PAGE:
In discussing critical national issues, such as political and other freedoms, all very necessary and relevant to all of us, we need not ignore the other; yet to me, more poignant and important in rank and significance, issues to do with opening up economic space for us Zimbabweans.
In other words, when I talk of property rights, is this to do with title deeds to my company, Trinity Engineering or my house?
The last time I checked, no Zimbabwean had their rights to ownership of such property under threat or imminent danger.
It is where you talk of national assets, the land, minerals etc, that concerns arise. In other words it is a gross generalisation and misleading for the MDC or anyone to say there is a clear and present danger to property rights in Zimbabwe.
If you talk about land ownership, then it becomes another matter.
To me, it is ownership of such national assets such as Ziscosteel that comes to mind. I started Trinity Engineering Company in 1975 with my first major contract being Number Four Blast Furnace at Zisco.
My heart bleeds to learn that ownership of such a strategic national asset will now fall into the hands of foreigners. It does not matter to me that they are Indians. It matters to me that they are not Zimbabweans.
I am not in Mutumwa Mawere's corner, in his case over Shabani/Mashaba Mines, as I do not pretend to know the facts. But, it is my conviction that what he attempted to do, to have ownership of such an important national asset fall into the hands of a Zimbabwean, ought to have been replicated across board.
We cannot have wholesale disposal of national assets without due caution and consideration. Future generations may wake up to find they own nothing in a country they call their own. This is why Zimbabwe is only a late-comer to instituting indigenisation policies.
When others talk, it is like a Zimbabwean idea, not tried anywhere else and without internal precedent.
This is shockingly not true.
Go to Malaysia, India, Japan you name it. They have such laws governing ownership of national assets and resources.
The devil, as always, is in the details. It is that which we ought to interrogate when it comes to policy initiatives, not whether we should decide how land ought to be re-distributed, that this must be left to market forces to decide. Where has it ever happened that all land in a country is left to free-hold title? Not even the US or Britain!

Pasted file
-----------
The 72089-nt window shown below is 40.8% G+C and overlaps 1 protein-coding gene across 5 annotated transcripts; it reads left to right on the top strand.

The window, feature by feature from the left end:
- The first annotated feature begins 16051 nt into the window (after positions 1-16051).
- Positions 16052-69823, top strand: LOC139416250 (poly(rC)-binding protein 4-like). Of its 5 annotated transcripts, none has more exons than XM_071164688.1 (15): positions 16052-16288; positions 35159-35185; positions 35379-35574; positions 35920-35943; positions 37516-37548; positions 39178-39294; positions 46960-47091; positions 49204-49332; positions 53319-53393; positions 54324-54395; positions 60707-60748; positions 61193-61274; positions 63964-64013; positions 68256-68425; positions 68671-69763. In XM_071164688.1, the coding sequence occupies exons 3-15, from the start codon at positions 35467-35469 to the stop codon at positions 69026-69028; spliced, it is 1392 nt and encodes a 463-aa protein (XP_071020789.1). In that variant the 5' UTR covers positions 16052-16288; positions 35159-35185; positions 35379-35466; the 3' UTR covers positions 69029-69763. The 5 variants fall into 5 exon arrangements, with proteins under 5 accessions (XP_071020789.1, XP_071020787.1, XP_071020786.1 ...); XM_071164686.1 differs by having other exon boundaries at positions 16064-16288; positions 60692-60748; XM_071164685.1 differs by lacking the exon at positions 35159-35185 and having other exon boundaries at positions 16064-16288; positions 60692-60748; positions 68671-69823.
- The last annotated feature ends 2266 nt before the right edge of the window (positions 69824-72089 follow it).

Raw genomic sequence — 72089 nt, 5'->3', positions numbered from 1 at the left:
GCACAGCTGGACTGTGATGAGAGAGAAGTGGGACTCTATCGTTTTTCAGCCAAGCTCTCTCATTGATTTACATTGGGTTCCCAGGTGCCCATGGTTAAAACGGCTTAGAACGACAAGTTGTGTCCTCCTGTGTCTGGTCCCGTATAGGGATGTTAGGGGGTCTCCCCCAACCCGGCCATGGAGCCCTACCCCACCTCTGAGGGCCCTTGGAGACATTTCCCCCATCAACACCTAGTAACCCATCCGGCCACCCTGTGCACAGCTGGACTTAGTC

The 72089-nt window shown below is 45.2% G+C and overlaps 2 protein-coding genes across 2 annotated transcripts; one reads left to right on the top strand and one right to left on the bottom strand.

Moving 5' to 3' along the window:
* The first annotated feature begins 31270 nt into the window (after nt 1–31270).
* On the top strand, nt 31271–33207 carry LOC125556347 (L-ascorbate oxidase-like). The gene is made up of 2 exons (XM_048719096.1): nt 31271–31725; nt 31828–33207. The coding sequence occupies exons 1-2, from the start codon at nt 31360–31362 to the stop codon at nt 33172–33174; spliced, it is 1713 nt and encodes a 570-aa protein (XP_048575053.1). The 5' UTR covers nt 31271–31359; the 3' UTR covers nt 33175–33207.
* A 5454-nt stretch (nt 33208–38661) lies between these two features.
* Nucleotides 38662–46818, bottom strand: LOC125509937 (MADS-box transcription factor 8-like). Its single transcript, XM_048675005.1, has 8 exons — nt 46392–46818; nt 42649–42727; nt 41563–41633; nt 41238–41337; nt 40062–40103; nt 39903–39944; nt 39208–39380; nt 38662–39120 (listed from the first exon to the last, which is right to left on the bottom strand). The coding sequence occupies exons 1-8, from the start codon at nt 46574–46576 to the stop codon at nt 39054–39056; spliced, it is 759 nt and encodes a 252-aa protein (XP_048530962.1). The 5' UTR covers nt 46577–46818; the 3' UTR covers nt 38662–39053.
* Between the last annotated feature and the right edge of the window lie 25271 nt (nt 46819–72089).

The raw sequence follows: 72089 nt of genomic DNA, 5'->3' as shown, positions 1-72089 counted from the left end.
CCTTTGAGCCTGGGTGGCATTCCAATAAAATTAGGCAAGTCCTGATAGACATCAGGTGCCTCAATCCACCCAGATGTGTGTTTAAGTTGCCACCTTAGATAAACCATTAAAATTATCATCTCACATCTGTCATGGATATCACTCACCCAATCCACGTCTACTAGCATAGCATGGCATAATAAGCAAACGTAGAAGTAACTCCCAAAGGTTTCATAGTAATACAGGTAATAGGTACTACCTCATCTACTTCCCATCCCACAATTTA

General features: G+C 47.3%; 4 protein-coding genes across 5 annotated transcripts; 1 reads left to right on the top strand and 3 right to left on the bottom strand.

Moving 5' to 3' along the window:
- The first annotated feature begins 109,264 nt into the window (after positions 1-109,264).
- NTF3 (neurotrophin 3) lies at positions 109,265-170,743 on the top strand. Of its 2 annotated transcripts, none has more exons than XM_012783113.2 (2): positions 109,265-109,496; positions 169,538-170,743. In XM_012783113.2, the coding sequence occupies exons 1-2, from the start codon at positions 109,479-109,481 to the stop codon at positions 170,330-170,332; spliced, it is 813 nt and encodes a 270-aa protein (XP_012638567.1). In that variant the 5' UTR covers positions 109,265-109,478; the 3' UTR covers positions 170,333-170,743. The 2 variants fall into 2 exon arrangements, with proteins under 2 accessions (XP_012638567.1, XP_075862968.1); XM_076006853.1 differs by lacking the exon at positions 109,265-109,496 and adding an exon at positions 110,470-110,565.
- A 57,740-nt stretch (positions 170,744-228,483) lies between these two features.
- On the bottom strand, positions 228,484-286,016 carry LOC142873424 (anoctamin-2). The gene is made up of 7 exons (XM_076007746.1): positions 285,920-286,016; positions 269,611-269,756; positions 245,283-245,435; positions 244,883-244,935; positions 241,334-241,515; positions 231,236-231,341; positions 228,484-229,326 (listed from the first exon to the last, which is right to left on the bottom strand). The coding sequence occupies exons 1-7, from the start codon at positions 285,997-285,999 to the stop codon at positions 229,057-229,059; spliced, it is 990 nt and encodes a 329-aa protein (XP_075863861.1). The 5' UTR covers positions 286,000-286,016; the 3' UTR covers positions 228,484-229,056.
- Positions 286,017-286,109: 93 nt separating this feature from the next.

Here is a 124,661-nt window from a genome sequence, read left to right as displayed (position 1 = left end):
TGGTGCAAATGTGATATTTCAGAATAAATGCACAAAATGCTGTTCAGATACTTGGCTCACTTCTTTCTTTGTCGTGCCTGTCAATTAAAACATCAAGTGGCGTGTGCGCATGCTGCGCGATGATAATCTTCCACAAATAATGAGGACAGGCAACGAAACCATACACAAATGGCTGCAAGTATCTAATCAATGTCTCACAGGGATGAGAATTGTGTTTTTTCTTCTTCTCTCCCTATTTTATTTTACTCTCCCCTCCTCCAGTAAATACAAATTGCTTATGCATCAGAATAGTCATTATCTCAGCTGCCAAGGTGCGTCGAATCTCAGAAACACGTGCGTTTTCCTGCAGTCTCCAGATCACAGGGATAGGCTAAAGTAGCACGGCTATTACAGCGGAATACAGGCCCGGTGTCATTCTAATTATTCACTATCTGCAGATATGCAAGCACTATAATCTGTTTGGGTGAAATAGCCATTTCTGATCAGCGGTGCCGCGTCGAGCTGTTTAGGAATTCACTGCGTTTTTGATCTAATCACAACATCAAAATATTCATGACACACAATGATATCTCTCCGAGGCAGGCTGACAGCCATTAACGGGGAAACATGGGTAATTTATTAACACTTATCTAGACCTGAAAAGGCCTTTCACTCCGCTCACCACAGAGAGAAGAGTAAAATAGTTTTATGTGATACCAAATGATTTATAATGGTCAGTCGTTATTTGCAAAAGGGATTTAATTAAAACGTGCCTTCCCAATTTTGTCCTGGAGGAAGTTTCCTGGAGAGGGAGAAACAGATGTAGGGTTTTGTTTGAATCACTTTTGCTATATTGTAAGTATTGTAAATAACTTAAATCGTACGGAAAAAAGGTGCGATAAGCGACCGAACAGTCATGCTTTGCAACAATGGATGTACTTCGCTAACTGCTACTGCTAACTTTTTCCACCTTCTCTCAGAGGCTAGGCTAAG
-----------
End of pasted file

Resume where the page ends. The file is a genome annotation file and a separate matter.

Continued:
To extricate itself from the Great Depression of the 1930s, the US embarked on what was called the Great Deal programme, to develop infrastructure and other services to resuscitate the economy championed by the likes of Tipper Gore, Al Gore's father.
When they needed to build a major highway, it did not matter that it would take part of the land you call your own personal farm to which you held title deeds. You had to make way for the more pressing national need for the land.
Way back in history, in Britain, one Oliver Cromwell repossessed all the land that belonged to the monasteries and placed it under the ownership of the crown. To this day, land in Britain belongs to the crown.
We would be grossly fooling ourselves to believe that the world now works differently, that the conditions that made it necessary for Europe to embark on the colonial project, have all but dissipated with the coming of Independence.
Entrenched interests remain in our economic resources. We need to wake up and smell the coffee, as they say.
Some of us need sanctions to get out of the way so we can do best for this country, growth of local entrepreneurship, local capital, so that our businesses, like those of the Asians, can grow international giants.
Given the opportunity, some of us can! Many in businesses, and I need access to international credit lines Senator Gutu, so we can grow companies to complete internationally and to generate local jobs.
The Mittal brothers of India, you may know Senator, now dominate the world steel markets, and industries. Before the sanctions rendered our products and prices uncompetitive, we at Trinity Engineering were now exporting trailers as far afield as Kenya.
We were almost there to become a Sadc and Comesa brand. This is why I want sanctions to go. They are real. They are biting. This is why, in the GPA, all parties agreed, that is MDC included, that sanctions are not desirable for the good of the country.
Only countries under sanctions, such as Yugoslavia, have experienced such unprecedented levels of inflation.
To deny that sanctions bite, is to underrate the potential of the US and EU to cause mayhem on the small nation's economy, and as is the intention, to effect regime-change, directly or by proxy.
-------------Aguy Georgias is a Zanu-PF senator  who moved a motion in Parliament for the inclusive government to institute a class action against the European Union (EU) for the targeted sanctions against President Robert Mugabe and his inner cabal.

Source - Aguy C Georgias